Overall completion rates among students who lose significant credits in the transfer process are low, and it is not difficult to see why. Common course numbering ensures that all institutions recognize credits from courses that cover the same material. Several states have established such policies, ensuring successful transfer of credits and high completion rates among community college students.

Faculty from four-year institutions and community colleges should develop the transfer curriculum collaboratively to assure that the transfer courses are equivalent across all institutions. For example, Florida, New Jersey, Rhode Island, and Washington offer transfer associate’s degrees. Based on the recommendations of a statewide advisory group submitted to the Massachusetts Board of Higher Education in June 2008, the bill calls for developing more streamlined and automated transfer systems among the state’s community colleges and universities. In Arizona, there are discipline-specific task forces where faculty from two- and four-year colleges and universities agree on common core courses and discuss curricular changes.
As an independent, nonprofit, nonpartisan organization, the National Center prepares action-oriented analyses of pressing policy issues facing the states and the nation regarding opportunity and achievement in higher education—including two- and four-year, public and private, for-profit and nonprofit institutions. The statements and views in this report, however, do not necessarily reflect those of the funders, and are solely the responsibility of the National Center for Public Policy and Higher Education.
And they were probably right, but what nobody anticipated was how fast the cost of an education would grow, or how much student debt would be accumulated in the noble pursuit of higher learning.
Each employee should be told that all employees are subject to evaluation on an annual basis.
Organizational and employee objectives One of the ?rst steps in developing an effec-tive performance evaluation system is to employee performance. Fewer than half of students who enroll in online high schools earn a diploma, and almost none are qualified to attend California’s public universities.
The company is the nation’s largest online school market, and it operates more charter schools in California than in any other state. It opened its first virtual academies in San Diego, and it watched its student body grow from several hundred students to more than 15,000 today.
School district bureaucrats receive a cut of the digital academies’ revenue, so they have an incentive to ignore shortcomings.
The report notes that community colleges are more crucial than ever, but that state financial aid and transfer policies that enable students to move from two-year colleges to baccalaureate-granting institutions are not keeping pace with current needs. However, these policies may fall short of expectations if they fail to improve the affordability of two- and four-year colleges and the transfer pathway from community colleges to four-year colleges and universities. The students from these groups who do enroll usually choose the most affordable postsecondary education option—community colleges. Table 1 shows the proportion of enrollment accounted for by community colleges in selected states and in the nation. The most recent national data on college enrollment and income show that 44 percent of low-income students (those with family incomes of less than $25,000 per year) attend community colleges as their first college after high school.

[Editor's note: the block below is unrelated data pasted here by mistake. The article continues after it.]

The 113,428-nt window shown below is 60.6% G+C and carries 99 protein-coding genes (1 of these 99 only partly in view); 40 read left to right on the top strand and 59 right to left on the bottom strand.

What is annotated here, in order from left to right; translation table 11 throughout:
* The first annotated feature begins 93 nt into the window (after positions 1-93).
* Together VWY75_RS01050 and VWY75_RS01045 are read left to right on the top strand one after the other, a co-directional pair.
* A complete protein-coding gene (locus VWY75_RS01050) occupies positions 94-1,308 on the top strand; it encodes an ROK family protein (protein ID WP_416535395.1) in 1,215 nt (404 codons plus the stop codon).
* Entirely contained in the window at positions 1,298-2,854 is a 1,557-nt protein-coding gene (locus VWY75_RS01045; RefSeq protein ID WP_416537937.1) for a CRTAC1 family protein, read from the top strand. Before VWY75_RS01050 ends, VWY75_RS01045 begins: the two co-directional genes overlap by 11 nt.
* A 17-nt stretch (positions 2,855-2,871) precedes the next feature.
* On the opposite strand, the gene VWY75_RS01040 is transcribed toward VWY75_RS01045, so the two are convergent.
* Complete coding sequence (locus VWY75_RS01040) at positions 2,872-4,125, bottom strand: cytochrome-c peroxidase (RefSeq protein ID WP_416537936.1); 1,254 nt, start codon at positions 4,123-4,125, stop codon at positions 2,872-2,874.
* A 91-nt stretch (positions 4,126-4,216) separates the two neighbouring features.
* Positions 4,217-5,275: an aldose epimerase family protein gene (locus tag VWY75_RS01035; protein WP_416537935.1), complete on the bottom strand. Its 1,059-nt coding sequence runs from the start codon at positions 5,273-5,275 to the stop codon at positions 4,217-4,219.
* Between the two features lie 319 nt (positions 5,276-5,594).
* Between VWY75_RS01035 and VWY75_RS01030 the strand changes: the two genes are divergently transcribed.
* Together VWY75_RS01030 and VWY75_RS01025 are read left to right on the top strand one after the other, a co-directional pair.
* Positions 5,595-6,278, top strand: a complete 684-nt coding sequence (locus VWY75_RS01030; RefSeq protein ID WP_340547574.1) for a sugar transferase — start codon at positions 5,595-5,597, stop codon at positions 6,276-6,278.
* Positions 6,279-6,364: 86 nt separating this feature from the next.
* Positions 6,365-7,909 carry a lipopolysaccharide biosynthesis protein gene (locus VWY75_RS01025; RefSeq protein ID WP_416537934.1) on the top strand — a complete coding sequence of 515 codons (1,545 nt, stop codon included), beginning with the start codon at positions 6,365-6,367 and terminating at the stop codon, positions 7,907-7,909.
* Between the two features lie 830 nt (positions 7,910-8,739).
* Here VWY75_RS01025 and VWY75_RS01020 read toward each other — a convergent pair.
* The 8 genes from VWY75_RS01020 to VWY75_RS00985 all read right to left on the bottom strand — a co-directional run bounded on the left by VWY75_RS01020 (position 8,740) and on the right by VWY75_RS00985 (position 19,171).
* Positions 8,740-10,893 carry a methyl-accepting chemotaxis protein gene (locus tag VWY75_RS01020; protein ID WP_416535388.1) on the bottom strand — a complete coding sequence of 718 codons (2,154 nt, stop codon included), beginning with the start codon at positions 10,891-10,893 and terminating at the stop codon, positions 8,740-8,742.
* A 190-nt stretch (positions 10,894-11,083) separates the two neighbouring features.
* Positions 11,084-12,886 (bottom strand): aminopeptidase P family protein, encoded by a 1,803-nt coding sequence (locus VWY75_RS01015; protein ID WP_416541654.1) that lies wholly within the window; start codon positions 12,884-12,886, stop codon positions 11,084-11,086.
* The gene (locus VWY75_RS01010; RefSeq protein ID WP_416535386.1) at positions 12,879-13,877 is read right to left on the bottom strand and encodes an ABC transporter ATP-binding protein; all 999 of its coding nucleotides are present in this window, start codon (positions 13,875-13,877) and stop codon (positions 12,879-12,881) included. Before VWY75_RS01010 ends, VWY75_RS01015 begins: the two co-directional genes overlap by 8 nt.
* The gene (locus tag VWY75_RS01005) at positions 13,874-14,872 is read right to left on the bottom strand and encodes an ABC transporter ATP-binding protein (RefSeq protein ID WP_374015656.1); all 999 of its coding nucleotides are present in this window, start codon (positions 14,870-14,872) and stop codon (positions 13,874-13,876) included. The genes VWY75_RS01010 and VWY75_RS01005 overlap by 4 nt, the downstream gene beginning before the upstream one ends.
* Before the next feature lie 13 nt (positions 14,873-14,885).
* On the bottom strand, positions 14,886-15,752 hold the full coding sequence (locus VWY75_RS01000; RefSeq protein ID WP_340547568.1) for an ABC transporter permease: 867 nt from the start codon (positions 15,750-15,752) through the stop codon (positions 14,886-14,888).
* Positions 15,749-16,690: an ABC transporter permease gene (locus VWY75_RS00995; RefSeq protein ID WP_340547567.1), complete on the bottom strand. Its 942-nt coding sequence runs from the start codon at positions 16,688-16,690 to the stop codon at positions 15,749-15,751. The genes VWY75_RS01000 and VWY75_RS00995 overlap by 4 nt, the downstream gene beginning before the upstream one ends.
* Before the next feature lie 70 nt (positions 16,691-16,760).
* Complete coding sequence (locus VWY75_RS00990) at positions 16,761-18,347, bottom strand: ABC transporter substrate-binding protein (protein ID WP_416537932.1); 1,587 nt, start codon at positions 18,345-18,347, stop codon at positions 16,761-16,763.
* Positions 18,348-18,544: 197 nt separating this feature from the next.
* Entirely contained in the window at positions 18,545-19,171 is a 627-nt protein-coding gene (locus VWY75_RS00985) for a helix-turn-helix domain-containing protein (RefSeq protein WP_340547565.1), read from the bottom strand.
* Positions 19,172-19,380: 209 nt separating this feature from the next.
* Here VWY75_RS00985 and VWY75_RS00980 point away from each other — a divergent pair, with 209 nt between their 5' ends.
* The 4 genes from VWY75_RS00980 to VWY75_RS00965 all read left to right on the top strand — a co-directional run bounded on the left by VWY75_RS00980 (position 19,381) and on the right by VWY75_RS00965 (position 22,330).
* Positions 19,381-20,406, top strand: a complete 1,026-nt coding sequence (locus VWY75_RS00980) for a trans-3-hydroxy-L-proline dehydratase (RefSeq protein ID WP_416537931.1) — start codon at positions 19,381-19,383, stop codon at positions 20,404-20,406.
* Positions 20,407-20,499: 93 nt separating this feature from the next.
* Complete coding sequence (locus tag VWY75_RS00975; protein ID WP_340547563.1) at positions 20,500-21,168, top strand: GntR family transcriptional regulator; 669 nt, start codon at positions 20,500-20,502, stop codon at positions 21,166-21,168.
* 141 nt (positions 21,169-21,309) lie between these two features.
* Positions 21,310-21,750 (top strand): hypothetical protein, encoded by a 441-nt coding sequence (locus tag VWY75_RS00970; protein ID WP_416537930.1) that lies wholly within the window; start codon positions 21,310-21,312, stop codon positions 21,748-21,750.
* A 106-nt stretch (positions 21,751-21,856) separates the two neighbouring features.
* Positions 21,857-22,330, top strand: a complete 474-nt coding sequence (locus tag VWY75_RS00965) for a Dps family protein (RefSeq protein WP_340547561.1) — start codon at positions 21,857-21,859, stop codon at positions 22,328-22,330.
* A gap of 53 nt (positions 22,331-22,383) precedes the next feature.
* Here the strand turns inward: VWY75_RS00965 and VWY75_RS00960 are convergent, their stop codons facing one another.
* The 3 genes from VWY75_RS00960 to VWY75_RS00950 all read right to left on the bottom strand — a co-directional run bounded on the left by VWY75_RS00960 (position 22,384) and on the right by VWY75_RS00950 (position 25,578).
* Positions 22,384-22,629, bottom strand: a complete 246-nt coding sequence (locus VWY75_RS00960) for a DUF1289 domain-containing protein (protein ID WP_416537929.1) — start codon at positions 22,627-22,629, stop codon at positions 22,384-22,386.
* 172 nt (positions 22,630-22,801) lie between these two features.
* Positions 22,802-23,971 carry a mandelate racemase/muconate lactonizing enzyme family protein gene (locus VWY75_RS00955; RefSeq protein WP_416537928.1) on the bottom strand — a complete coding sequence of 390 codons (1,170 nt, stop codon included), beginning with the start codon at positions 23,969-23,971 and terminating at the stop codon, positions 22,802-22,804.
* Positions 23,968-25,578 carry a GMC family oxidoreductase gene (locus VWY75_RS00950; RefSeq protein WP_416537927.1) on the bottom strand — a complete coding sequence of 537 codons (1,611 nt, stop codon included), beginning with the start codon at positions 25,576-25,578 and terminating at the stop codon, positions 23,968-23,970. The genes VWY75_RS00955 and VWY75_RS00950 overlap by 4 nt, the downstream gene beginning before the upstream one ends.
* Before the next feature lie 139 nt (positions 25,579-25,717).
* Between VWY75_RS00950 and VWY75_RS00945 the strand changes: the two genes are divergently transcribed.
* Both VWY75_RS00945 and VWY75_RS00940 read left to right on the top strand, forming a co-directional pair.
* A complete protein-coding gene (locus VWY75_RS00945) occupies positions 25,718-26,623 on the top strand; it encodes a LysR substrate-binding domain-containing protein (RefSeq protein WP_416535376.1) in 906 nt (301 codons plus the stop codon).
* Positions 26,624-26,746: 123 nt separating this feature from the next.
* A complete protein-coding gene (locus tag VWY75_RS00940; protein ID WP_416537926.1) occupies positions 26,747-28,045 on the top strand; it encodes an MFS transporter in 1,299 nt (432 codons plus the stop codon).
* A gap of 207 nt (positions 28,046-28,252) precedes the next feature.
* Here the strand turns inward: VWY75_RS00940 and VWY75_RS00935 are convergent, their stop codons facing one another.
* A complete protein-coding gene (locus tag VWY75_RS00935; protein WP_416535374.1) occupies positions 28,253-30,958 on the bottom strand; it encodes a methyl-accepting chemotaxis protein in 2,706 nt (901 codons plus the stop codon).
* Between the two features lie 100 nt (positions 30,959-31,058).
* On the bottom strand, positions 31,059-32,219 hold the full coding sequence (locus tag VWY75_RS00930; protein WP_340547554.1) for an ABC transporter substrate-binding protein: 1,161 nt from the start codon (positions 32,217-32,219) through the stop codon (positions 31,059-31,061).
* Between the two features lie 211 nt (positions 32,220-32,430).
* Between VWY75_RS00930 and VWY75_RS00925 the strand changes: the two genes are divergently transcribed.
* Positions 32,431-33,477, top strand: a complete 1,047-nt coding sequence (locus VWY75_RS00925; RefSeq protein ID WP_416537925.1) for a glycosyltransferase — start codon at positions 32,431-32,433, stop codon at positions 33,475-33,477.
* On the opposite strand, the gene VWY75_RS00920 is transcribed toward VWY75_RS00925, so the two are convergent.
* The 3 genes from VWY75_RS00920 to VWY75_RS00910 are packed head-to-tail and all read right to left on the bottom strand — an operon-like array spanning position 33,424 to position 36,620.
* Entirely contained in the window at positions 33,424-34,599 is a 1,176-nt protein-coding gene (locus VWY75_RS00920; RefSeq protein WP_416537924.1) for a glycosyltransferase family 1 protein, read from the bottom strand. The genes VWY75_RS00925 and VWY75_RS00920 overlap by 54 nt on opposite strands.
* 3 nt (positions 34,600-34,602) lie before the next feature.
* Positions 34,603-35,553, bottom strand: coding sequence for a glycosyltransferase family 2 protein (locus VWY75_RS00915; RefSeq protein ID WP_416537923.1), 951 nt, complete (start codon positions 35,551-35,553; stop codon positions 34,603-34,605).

Failure to improve current rates of transfer and bachelor’s degree completion in these states will mean that many of these students will not reach their educational goals, and the states and the nation will risk a shortage of baccalaureate degree holders. In California, more than 70 percent of African American students are enrolled in community colleges. At the same time, tuition at two- and four-year colleges increased at a rate faster than inflation or family income, and student financial assistance did not keep pace with college costs, exacerbating the college affordability and college completion problems. In the face of escalating costs, one strategy for many students is to attend a community college for the first few years of college enrollment. Even if students do manage to pay the cost of tuition at community colleges, their ability to pay the cost of completing a bachelor’s degree at a four-year college or university is in doubt. Students are often required to enroll again in courses they have already taken, incurring significant costs in terms of tuition and time. The National Center communicates performance results and key findings to the public, to civic, business, and higher education leaders, and to state and federal leaders who are in positions to improve higher education policy.
These issues—which significantly influence student completion rates—matter a great deal to student success, but policymakers have often found them difficult to address. States like California, Arizona, Texas, and Illinois account for a large part of all students enrolled in higher education.
Similarly, in Illinois, 65 percent of Hispanic students are enrolled in community colleges.
In the absence of effective statewide policies, the burden of negotiating transfer, often between large, complex institutions, falls primarily on students seeking to transfer. Florida and Texas use common numbering of lower-division courses for all public colleges and universities.
These states also have among the highest levels of participation in the community colleges. For example, among low-income students from underrepresented racial and ethnic groups, half begin at community colleges—more than double the rate of their peers from high-income families. Raising the rates of educational attainment of students from these racial and ethnic groups is central to the larger objective of maintaining a well-educated population and workforce.
Financial aid should be available for students who transfer, to enable them to attend full-time; aid should also be available for those students who enroll part-time due to the need to work and support their families. Arizona is establishing six transfer pathways leading to associate’s degrees that provide a way for students to maximize transfer credits as they move from an Arizona public community college to an Arizona public university.
Because these students begin higher education at a community college, ensuring an affordable and efficient path for those who aspire to a baccalaureate degree or higher must be a key goal for state higher education policy.
However, student financial aid by itself will not effectively address the affordability issue if tuition increases consistently exceed the growth of family income.